The stock market has whipsawed investors lately, with up days often following down days, and vice versa. Market participants remain stymied by all the factors they have to consider right now, including the November elections, the coronavirus pandemic, the economic recession, and the ever-changing views on fiscal and monetary policy.
All of those issues are creating uncertainty, but investors set those concerns aside early Friday. Just before 11 a.m. EDT, the Dow Jones Industrial Average (DJINDICES:^DJI) was up 70 points to 26,885. The S&P 500 (SNPINDEX:^GSPC) had gained 12 points to 3,259, and the Nasdaq Composite (NASDAQINDEX:^IXIC) was higher by 91 points to 10.764.
Sports betting stocks found themselves in the spotlight on Friday. One company has become an acquisition target, and the potential for a bidding war has helped to send stocks across the industry higher. Below, we'll look more closely at whether now's the time to bet on sports betting's future.
William Hill gets interest
The immediate cause for investors to pay attention to sports betting stocks came from U.K. bookmaker William Hill (OTC:WIMHY). The company confirmed that it has gotten at least two written proposals concerning a possible takeover. Apollo Global Management (NYSE:APO) was the first to make its bid, coming toward the end of August. After that, William Hill got an updated proposal from Apollo as well as a separate offer from Caesars Palace operator Caesars Entertainment (NASDAQ:CZR).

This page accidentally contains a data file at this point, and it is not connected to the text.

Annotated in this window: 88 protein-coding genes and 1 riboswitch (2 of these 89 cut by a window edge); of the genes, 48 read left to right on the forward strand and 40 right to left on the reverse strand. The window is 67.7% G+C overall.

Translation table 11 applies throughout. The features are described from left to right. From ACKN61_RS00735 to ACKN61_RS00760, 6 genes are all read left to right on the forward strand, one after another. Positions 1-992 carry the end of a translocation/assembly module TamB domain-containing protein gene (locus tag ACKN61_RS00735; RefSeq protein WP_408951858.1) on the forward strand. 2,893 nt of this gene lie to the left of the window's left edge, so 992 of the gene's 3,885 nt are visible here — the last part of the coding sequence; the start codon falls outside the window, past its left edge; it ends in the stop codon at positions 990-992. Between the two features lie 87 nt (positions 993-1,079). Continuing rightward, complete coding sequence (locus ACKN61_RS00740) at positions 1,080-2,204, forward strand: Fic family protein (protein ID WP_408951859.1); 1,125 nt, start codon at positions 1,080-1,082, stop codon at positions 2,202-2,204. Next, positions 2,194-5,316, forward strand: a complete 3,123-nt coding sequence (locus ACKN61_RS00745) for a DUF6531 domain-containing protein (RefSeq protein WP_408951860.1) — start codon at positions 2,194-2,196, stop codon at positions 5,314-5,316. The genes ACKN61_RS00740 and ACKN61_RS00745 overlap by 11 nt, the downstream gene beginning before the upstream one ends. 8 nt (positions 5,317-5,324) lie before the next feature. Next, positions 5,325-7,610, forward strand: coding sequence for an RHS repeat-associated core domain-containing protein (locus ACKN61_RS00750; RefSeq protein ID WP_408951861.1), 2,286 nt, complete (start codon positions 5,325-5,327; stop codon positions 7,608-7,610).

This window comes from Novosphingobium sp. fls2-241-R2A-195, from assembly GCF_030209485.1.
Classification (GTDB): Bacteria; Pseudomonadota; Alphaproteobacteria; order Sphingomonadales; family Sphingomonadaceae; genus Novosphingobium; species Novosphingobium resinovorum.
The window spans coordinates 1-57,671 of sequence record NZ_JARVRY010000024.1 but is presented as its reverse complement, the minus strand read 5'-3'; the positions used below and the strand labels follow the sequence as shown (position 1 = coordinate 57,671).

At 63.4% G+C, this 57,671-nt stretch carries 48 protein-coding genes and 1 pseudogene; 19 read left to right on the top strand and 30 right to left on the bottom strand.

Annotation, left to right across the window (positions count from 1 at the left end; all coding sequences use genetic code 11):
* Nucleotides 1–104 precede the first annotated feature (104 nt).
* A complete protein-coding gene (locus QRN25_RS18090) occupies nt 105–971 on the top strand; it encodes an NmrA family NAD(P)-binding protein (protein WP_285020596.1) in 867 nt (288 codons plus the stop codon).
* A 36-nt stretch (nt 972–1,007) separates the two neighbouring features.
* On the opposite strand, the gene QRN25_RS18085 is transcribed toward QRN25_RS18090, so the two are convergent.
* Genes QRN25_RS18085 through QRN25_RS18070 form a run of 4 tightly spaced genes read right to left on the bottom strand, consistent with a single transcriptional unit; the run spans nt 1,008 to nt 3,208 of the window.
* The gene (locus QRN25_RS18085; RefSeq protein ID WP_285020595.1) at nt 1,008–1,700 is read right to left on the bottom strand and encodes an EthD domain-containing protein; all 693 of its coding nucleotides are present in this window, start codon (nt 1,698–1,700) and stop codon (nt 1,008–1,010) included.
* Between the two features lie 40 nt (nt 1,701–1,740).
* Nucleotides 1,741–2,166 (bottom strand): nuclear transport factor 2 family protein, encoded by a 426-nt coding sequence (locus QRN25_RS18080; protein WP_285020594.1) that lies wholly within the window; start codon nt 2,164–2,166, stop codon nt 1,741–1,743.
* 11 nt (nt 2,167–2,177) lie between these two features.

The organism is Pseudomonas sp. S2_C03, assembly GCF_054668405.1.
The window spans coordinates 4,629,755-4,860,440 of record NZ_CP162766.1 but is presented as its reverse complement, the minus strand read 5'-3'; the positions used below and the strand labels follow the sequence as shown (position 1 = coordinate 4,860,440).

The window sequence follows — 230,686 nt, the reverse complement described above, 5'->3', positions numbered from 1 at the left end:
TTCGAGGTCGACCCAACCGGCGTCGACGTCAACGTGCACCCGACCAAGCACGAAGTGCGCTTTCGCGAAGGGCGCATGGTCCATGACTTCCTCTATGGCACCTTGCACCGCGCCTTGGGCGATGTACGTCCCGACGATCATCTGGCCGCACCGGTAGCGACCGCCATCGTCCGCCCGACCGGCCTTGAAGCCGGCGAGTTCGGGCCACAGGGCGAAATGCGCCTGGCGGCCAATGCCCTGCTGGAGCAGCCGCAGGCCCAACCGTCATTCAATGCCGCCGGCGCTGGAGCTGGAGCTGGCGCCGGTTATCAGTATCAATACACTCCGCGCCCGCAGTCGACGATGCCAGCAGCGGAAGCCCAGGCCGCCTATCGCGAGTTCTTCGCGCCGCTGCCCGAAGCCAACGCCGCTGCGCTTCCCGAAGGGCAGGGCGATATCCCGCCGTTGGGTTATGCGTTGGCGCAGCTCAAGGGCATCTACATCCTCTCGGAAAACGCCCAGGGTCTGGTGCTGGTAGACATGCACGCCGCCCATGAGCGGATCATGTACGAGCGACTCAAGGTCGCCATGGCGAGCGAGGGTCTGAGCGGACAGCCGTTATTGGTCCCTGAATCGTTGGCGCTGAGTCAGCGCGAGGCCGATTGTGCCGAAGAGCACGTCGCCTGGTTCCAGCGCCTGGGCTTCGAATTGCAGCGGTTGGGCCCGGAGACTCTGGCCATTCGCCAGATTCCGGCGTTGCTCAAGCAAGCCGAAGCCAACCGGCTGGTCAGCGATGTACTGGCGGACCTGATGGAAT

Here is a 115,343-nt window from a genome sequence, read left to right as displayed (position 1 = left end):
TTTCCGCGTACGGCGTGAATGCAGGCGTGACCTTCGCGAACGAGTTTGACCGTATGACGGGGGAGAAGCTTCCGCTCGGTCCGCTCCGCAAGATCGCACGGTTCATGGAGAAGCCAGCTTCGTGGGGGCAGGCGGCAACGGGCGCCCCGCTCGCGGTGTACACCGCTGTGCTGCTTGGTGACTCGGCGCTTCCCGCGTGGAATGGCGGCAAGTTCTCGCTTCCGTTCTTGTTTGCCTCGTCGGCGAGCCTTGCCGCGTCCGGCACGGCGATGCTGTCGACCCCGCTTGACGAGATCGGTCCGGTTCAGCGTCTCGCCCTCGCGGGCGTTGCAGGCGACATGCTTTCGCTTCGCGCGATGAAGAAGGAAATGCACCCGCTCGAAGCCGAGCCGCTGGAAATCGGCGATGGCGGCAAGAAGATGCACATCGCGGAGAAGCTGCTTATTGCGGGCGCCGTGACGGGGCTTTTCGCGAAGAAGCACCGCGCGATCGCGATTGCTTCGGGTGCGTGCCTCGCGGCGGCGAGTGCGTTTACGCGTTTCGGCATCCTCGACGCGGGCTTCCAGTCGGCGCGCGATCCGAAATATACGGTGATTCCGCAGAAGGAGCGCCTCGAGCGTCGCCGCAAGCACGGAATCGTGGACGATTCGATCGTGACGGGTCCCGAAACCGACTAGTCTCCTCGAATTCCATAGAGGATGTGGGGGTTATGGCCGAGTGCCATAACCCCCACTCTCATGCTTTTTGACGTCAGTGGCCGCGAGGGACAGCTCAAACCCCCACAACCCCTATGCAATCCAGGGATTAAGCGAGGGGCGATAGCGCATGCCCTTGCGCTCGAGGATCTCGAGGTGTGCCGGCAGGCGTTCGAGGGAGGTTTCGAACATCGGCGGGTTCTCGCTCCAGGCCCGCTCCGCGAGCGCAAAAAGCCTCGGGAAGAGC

The three companies have histories that are intertwined. Apollo was part of the group of private equity players that participated in the late 2000s leveraged buyout of Harrah's, the predecessor name of Caesars Entertainment. Caesars and William Hill have already been partners on the online side, with suggestions that combining William Hill's U.S. operations with Caesars could create a big player in the gambling industry.
The fact that William Hill became a supplier of betting odds information for Disney's (NYSE: DIS) sports network ESPN was also a big win for the U.K. company. That made William Hill an even more attractive prize for investors.
Gains across the industry
The news about William Hill has the entire gambling sector doing well. Global giants Wynn Resorts and Las Vegas Sands were up only 1% to 2% Friday morning, but more U.S.-centric companies outperformed. MGM Resorts gained almost 3%, while Penn National Gaming, Boyd Gaming, and DraftKings all rose 4% to 6%. Horse racing venue Churchill Downs enjoyed even sharper gains of more than 9%.
Investors see a lot of tailwinds for the industry. Reopening markets in the U.S. looks like more of a certainty, because state governments have had their normal sources of tax revenue dry up as a result of the pandemic and massive unemployment; meanwhile, their expenses have risen to fight the coronavirus. Tapping online gambling as a new source of revenue is an obvious answer.
One M&A deal isn't necessarily going to change the landscape of sports betting across the industry. But it does highlight just how important the fast-growing niche has become. With stock investors always on the lookout for promising growth opportunities, what happens to William Hill could foreshadow a whole lot more activity in sports betting in the months and years to come.